As he put it, and I'm paraphrasing from memory, "For this to be true, this creature would have to be relatively intelligent and in combination with that have evolved a unique hiding skill - to remain absolutely motionless when other hominids are present and in line of sight (like Neandertal or Cro Magnon or Homo Sapiens Sapiens) and to be able to find places to hide and live in the wilderness that are free from this other-hominid traffic. If it evolved these skills and attributes over hundreds of thousands or millions of years - it could remain hidden indefinitely, right up to modern times. The problem is that it's bones can't do this intelligent, instinctual, active hiding - and we would have found some bones by now, and carbon-dated them to near this era. We haven't done that."


He then said, "but...... If these hominids had developed a rudimentary burial mythology - or even an instinctual, non-abstract burial practice - in which the dead bodies are gathered into something like a cave, chamber or hidden crevice in each localized area they inhabit - we may never find those bones either."


He went on to describe the following account given by a CCC-employed surveyor from the 1930's:

The surveyor was walking down a loose shale slope by Black Peak in Washington state. The slope was extremely dangerous, with the face made up almost entirely of broken pieces of shale, leading all the way to a precipice. He moved very carefully and extremely slowly down the slope until he got to the cliff, which looked down on a small creek gorge - the creek came out of the mountain to his right, and the gorge formed a tight curl, where the inner part of the curl was completely unviewable from the creek bed below or the slope he was on, and there was no opposing slope that could provide a vista into the curl of the gorge.


As he got to the precipice and set up his Abney level, he noticed that the precipice itself formed a small shelf about two feet deep. It curled around the edge of the gorge - and was free of the loose shale.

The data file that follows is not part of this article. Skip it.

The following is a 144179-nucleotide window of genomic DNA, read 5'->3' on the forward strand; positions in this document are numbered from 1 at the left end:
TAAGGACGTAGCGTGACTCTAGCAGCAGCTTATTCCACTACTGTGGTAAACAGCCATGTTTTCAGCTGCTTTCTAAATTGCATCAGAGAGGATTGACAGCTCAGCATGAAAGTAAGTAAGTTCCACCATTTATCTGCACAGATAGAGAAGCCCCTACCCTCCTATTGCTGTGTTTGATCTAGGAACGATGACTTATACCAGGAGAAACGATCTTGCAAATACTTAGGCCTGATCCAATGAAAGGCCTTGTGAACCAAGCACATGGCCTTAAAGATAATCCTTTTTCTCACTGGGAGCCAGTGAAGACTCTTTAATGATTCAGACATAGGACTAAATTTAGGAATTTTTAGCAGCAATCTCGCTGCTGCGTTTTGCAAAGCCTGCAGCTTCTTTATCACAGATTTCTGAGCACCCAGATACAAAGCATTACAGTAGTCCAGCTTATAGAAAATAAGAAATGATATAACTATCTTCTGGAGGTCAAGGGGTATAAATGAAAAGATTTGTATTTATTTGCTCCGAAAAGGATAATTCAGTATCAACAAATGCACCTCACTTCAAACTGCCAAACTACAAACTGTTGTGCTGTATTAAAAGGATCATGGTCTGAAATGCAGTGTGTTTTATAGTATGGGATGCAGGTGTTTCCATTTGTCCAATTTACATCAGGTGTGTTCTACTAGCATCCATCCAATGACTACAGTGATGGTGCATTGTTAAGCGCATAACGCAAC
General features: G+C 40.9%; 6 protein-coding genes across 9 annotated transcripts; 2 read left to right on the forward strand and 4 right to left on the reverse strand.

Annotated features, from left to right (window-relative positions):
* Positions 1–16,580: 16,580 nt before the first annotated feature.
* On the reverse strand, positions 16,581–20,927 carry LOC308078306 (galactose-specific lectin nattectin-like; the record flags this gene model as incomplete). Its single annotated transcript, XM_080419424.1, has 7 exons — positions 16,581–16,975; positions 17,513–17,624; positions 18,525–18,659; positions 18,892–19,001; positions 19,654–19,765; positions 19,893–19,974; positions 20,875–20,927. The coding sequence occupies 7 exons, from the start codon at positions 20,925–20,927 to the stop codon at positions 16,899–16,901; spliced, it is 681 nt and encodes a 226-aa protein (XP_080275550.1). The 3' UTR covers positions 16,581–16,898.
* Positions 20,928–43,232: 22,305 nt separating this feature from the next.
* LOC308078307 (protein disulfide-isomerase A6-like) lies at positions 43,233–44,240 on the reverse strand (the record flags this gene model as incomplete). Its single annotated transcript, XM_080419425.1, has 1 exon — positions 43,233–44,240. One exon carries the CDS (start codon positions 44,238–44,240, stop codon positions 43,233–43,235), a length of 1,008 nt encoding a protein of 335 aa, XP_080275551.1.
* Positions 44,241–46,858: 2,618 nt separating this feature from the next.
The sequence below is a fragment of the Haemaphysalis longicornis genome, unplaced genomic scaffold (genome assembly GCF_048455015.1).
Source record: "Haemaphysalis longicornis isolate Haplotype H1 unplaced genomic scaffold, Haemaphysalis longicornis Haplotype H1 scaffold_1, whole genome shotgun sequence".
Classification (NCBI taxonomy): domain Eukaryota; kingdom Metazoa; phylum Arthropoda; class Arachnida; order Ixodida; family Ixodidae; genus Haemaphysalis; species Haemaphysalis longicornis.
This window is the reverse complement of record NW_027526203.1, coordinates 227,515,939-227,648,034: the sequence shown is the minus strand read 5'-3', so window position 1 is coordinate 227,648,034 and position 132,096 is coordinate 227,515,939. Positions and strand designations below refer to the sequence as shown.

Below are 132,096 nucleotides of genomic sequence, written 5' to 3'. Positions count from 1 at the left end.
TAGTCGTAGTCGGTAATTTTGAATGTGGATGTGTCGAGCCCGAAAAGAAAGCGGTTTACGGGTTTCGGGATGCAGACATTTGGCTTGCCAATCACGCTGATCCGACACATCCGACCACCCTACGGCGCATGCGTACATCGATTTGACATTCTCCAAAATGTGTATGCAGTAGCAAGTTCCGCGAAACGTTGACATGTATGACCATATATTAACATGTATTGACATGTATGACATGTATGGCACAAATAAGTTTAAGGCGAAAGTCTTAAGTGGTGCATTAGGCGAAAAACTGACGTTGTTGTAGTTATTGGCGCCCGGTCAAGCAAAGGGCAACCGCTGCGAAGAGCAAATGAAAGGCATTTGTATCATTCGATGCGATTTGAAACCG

He left the level in position and proceeded to walk along this precipice, to where it followed the curl. As he moved around the bend of the slope, with a vertical shale cliff on his right and a long drop to his left, the gorge opened up and he could see what was there - a level plateau in the side of the mountain, broken in half by the stream which then plunged down into the gorge below. The plateau was hidden from the top of the mountain by stands of forest, from below by the bend of the gorge and a treeline that stood in front of the plateau from a level area below. It was a completely hidden area - and he was sure no-one living had seen it before, because he knew it was unmapped, and the danger of that shale slope would have kept any casual hikers - and probably, indians, natives before them - from making such a foolish hike.


He was about 150 yards from the plateau. The plateau itself was perhaps 20 yards deep, and about 200 yards long, with grasses, a few large grey dead tree trunks and what looked like some depressions or perhaps caves in the shale wall facing the plateau... But he wasn't able to get a good description of the depressions, because as he was looking at them, one of the large grey tree trunks moved.


He realized that he had been looking right at a bear, and didn't recognize it as such. Then, as he described it: "I knew it wasn't a bear when I saw them all start to walk."


They began to move quickly without running behind a stand of trees that intersected the plateau - there was an open area behind the trees, but he couldn't see it from where he stood. He described them as "large, grey people, four or five. They had people faces and eyes but they were not people."


As they were walking out of his view he had turned and quickly began to make his way back - later describing a sense of panic. He looked over his shoulder several times to see if he was being pursued, but they had moved out of sight. He couldn't tell where, exactly, they had gone.


As he turned back to move to the shale slope, he immediately saw another one of the creatures about five yards in front of him, barring his exit onto the slope. He was terror stricken, and described looking in that instant for a place to jump off the precipice where he might be able to land on a tree below...


As he stood, shaking, the creature opened it's lips and mouth, and uttered a gutteral sound that sounded like the word, "Smile."


It then hit the shutter of the Pentax MZ-D it was holding at it's waist, and took his picture.


It's said that the man never recovered from that experience... and, to this day, waits for that prototype MZ-D to make it's way out of the hidden forest, in one evolved form or another... so Homo Sapiens Sapiens can use it as well.


.
07-03-2014, 05:22 PM   #14
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Did everyone forget the easter bunny? He will bring the FF camera in basket.
07-03-2014, 08:58 PM   #15
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I'm happy there's no Pentax FF. That way there's more speculation.